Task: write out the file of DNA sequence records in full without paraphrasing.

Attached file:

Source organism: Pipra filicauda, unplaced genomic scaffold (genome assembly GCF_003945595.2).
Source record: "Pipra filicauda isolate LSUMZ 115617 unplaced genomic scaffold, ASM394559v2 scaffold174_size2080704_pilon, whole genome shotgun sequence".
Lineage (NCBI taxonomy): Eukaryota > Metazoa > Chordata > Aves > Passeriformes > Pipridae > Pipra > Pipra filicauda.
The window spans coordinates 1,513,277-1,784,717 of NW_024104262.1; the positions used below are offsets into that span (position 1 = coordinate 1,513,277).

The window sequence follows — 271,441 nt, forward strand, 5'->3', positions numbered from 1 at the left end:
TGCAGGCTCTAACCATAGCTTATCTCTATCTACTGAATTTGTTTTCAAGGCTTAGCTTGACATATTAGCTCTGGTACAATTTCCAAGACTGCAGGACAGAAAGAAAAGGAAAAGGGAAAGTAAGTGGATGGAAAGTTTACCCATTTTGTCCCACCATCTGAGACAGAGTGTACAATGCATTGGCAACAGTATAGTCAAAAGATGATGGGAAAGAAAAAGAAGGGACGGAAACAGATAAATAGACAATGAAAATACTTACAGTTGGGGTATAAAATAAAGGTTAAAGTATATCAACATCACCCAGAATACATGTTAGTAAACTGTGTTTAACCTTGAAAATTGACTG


Source organism: Pipra filicauda, unplaced genomic scaffold (genome assembly GCF_003945595.2).
Source record: "Pipra filicauda isolate LSUMZ 115617 unplaced genomic scaffold, ASM394559v2 scaffold174_size2080704_pilon, whole genome shotgun sequence".
Lineage (NCBI taxonomy): Eukaryota > Metazoa > Chordata > Aves > Passeriformes > Pipridae > Pipra > Pipra filicauda.
The window spans coordinates 1,513,277-1,784,717 of NW_024104262.1; the positions used below are offsets into that span (position 1 = coordinate 1,513,277).

The window sequence follows — 271,441 nt, forward strand, 5'->3', positions numbered from 1 at the left end:
TGCAGGCTCTAACCATAGCTTATCTCTATCTACTGAATTTGTTTTCAAGGCTTAGCTTGACATATTAGCTCTGGTACAATTTCCAAGACTGCAGGACAGAAAGAAAAGGAAAAGGGAAAGTAAGTGGATGGAAAGTTTACCCATTTTGTCCCACCATCTGAGACAGAGTGTACAATGCATTGGCAACAGTATAGTCAAAAGATGATGGGAAAGAAAAAGAAGGGACGGAAACAGATAAATAGACAATGAAAATACTTACAGTTGGGGTATAAAATAAAGGTTAAAGTATATCAACATCACCCAGAATACATGTTAGTAAACTGTGTTTAACCTTGAAAATTGACTG